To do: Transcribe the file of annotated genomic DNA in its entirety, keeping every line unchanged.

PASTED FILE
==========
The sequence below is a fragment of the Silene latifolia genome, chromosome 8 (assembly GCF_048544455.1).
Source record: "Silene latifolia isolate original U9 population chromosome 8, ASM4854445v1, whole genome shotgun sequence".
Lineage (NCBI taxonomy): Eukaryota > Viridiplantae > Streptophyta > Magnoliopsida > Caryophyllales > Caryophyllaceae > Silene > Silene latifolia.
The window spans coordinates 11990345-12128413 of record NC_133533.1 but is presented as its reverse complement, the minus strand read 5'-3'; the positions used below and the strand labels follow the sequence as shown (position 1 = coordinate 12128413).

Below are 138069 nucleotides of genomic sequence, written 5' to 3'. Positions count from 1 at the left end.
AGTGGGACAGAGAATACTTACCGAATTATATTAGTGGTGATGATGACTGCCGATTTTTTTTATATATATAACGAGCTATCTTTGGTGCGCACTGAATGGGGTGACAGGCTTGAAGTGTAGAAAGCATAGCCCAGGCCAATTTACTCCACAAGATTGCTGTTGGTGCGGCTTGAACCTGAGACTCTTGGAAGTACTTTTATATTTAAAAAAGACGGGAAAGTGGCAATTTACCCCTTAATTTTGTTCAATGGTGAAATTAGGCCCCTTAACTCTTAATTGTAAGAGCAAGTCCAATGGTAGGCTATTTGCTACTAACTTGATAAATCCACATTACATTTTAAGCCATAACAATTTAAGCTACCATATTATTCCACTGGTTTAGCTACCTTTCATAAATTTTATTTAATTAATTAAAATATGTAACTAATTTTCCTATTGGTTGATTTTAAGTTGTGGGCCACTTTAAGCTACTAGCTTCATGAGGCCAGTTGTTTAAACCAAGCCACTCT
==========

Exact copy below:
The sequence below is a fragment of the Silene latifolia genome, chromosome 8 (assembly GCF_048544455.1).
Source record: "Silene latifolia isolate original U9 population chromosome 8, ASM4854445v1, whole genome shotgun sequence".
Lineage (NCBI taxonomy): Eukaryota > Viridiplantae > Streptophyta > Magnoliopsida > Caryophyllales > Caryophyllaceae > Silene > Silene latifolia.
The window spans coordinates 11990345-12128413 of record NC_133533.1 but is presented as its reverse complement, the minus strand read 5'-3'; the positions used below and the strand labels follow the sequence as shown (position 1 = coordinate 12128413).

Below are 138069 nucleotides of genomic sequence, written 5' to 3'. Positions count from 1 at the left end.
AGTGGGACAGAGAATACTTACCGAATTATATTAGTGGTGATGATGACTGCCGATTTTTTTTATATATATAACGAGCTATCTTTGGTGCGCACTGAATGGGGTGACAGGCTTGAAGTGTAGAAAGCATAGCCCAGGCCAATTTACTCCACAAGATTGCTGTTGGTGCGGCTTGAACCTGAGACTCTTGGAAGTACTTTTATATTTAAAAAAGACGGGAAAGTGGCAATTTACCCCTTAATTTTGTTCAATGGTGAAATTAGGCCCCTTAACTCTTAATTGTAAGAGCAAGTCCAATGGTAGGCTATTTGCTACTAACTTGATAAATCCACATTACATTTTAAGCCATAACAATTTAAGCTACCATATTATTCCACTGGTTTAGCTACCTTTCATAAATTTTATTTAATTAATTAAAATATGTAACTAATTTTCCTATTGGTTGATTTTAAGTTGTGGGCCACTTTAAGCTACTAGCTTCATGAGGCCAGTTGTTTAAACCAAGCCACTCT